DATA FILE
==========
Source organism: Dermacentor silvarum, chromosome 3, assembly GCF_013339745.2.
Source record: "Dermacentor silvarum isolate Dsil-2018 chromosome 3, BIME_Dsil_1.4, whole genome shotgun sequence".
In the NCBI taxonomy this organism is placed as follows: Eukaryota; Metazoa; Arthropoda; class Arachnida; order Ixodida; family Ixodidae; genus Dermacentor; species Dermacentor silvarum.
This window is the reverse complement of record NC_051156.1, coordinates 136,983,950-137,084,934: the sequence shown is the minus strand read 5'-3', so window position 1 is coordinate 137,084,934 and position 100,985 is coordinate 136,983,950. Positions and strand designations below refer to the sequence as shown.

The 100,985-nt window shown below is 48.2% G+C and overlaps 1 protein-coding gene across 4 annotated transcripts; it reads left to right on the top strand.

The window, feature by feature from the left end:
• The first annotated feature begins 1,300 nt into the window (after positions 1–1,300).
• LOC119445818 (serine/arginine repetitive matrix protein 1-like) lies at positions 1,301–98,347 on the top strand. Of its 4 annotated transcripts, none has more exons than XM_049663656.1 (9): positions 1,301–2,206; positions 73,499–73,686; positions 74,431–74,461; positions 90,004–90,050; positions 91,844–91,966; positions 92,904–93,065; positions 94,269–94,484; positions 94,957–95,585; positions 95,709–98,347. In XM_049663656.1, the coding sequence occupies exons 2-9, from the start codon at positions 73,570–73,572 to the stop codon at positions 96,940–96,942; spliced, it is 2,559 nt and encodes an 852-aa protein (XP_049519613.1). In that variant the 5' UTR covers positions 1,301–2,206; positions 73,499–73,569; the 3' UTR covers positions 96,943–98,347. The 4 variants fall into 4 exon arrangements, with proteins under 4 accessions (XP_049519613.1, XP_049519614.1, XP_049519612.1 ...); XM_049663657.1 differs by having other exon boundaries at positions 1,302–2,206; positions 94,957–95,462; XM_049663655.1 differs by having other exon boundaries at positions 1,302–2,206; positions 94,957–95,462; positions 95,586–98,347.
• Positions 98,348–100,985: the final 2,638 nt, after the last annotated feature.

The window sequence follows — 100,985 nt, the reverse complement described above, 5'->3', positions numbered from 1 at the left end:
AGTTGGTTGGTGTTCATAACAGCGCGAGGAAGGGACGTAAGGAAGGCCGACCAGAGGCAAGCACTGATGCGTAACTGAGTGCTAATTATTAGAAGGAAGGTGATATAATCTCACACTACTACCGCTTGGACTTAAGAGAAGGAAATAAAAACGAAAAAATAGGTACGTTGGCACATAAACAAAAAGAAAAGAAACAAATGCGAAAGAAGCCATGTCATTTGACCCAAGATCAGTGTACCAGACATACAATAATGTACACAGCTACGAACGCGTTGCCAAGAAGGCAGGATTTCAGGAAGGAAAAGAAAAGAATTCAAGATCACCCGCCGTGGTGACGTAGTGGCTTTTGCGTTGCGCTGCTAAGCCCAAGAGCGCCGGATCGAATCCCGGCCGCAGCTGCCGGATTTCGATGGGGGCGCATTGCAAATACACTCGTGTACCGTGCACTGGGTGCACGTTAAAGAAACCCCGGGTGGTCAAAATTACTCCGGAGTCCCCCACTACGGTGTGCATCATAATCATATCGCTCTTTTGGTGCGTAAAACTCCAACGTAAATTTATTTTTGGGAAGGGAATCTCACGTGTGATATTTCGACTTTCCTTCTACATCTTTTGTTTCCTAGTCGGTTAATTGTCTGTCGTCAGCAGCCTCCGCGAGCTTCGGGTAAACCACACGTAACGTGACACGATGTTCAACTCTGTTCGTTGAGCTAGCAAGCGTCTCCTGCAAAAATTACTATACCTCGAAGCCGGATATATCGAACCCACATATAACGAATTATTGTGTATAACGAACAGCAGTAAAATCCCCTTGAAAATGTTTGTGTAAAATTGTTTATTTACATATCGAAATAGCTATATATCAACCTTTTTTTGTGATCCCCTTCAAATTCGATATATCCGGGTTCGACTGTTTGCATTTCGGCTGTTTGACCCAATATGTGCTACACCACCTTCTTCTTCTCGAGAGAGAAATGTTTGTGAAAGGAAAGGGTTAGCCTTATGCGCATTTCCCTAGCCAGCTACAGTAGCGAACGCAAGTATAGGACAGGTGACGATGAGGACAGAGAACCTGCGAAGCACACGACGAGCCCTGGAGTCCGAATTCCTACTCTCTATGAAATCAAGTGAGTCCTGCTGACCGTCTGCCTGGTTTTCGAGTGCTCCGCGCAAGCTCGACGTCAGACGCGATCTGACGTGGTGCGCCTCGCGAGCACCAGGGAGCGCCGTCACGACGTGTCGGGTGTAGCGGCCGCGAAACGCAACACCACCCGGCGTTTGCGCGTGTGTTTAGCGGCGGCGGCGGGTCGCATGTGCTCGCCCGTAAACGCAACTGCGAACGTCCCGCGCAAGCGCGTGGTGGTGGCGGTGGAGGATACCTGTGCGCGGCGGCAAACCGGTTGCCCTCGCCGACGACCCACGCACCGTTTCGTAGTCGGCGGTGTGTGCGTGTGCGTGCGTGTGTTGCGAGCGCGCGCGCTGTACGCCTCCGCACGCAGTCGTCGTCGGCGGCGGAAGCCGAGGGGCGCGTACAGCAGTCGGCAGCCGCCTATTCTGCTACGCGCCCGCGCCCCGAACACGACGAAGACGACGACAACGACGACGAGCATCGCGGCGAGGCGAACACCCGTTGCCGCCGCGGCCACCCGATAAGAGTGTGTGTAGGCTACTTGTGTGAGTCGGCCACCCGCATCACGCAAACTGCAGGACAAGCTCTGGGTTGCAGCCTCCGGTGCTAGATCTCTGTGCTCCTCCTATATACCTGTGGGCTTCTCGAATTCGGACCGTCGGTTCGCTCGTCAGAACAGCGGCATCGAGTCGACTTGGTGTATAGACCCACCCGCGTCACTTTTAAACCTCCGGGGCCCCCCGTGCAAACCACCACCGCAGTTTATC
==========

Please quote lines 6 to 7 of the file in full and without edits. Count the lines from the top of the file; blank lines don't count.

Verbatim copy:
The window, feature by feature from the left end:
• The first annotated feature begins 1,300 nt into the window (after positions 1–1,300).